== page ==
Do you say “arancino” or “arancina”? Here is the response from the Accademia della Crusca

In Sicily if you mention the issue you risk triggering a war: it is more correct to call “arancino” or “arancina” the rice ball stuffed (with meat sauce or other ingredients), breaded and fried? Being one culinary specialty of the island, included in the list of traditional Italian agri-food products, and since the Sicilians are a people who are very proud of their traditions, the correct name of this dish is likely to spark heated debates. In particular, the two “schools of thought” are represented by Catania and eastern Sicily with “arancino”, e Palermo and western Sicily with “arancina”. To resolve the issue and, we hope, to bring everyone to an agreement, theCrusca Academy, for centuries a real authority on the Italian language. In short we anticipate that both variants are acceptable, but let's take one step at a time.

First we describe the difference in usage between the two names: in very general terms the term “arancina” is used in Palermo and in Western Sicily; in these areas the timbale almost always has round shape. In the rest of the island, however, in particular in Eastern Sicily, “arancino” is used more frequently; furthermore, the timbale is often made with a conical shapeprobably to make it look like a volcano Etna.

We come then to the origin of the name: theetymology of “arancino/arancina” would depend on the Orange colour of the fried breading of the timbale or (in the case of the round version of the specialty) by the direct resemblance to the orange. On the other hand, it could depend on both factors. Whatever the correct origin, the first written attestation of the dialect word “arancinu” with a “u”, it is del 1857 inside the Sicilian-Italian dictionary by Giuseppe Biundi. Be careful, though: theorange it is defined as a food made of rice but Sweet and not salted. So it may be that the timbale only became salty at a later time. In fact, 11 years later, in 1868L'orange is associated with a croquette made of rice, potatoes or something else inside the New Sicilian-Italian vocabulary of Traina.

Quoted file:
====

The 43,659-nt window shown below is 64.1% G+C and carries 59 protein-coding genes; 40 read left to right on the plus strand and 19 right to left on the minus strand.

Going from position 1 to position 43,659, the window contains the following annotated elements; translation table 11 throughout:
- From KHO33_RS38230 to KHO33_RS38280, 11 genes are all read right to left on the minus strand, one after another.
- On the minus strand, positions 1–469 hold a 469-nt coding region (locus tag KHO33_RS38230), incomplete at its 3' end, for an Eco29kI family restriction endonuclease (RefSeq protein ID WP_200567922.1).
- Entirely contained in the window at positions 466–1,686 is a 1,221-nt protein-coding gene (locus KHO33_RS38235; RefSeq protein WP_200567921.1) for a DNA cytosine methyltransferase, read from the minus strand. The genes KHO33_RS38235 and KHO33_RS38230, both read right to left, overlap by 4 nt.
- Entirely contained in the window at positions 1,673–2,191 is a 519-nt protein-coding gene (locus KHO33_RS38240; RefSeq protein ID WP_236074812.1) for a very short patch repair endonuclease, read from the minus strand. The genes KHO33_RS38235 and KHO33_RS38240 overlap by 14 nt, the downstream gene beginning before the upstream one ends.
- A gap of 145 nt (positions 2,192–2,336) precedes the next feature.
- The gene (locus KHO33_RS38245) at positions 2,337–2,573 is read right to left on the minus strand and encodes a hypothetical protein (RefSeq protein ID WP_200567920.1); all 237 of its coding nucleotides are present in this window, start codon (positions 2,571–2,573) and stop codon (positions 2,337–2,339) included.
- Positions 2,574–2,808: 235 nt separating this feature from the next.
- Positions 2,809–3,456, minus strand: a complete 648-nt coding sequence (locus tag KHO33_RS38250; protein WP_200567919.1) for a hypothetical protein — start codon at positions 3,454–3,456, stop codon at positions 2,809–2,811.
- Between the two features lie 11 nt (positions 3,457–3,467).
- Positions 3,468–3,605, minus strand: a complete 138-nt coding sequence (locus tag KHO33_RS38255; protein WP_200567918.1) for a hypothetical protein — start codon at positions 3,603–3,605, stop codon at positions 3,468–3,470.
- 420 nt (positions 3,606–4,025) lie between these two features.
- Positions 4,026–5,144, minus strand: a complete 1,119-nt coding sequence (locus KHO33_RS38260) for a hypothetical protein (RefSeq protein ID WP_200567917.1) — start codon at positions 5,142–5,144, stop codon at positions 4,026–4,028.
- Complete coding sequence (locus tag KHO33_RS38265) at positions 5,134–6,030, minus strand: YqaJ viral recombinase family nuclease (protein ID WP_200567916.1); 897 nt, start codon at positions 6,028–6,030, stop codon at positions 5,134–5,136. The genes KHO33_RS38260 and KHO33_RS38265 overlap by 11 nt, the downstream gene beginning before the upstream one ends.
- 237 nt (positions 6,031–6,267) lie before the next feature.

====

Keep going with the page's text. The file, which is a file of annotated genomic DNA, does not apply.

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The starting point identified by the Accademia della Crusca, therefore, is the term “arancinu”. It should not surprise us, given that in the Sicilian dialect the orange is called “orange”, always with the final “u”. The dialect term “aranciu”, with the progressive spread of Italian in our country, was transformed into various regional Italians in “orange” and not in “orange”. In many parts of Italy, including large areas of Sicily (but also Tuscany, for example), the fruit of the orange (the plant) is still called “orange” and not “orange”. For the same reason we have a parallel transformation of “arancinu” into “arancino”, with the terminal “o”, in Sicilian regional Italian. The first attestation of the term “arancino” in an Italian vocabulary (although reported as being of Sicilian dialect derivation) was in 1942inside the Modern dictionary of Panzini. “Arancino”, on the other hand, is the form that has spread most in Italy, so much so that it has also been adopted by the Ministry of Agricultural, Food and Forestry Policies.

So is the matter closed? Is “Arancino” the correct version of the term? Yes and no. In standard Italian, the correct one in all respects, is “orange” the right way to define the fruit of the orange (the tree). This is a distinction and a rule, however, which became widespread in our country only in the second half of the 20th century. Having said this, it is probable that in the Palermo area and in other urban areas, more receptive to standard Italian, and in other areas of Sicily where the orange was called in other ways (in the Ragusa and Syracuse areas “partuallu/partwallu” was often used ), “orange” and, consequently “rice ball” have prevailed as a logical transformation of the original “arancinu”. Attestations of this use for women (although numerically smaller than those of “arancino”) can be found starting from the end of the 19th century. The first is inside the work The Viceroys by Federico De Roberto from Catania, published in 1894.

In conclusion, therefore, the Accademia della Crusca admits both variantsso let's put parochialism aside and enjoy the arancini without any more controversy.

Crusca Academy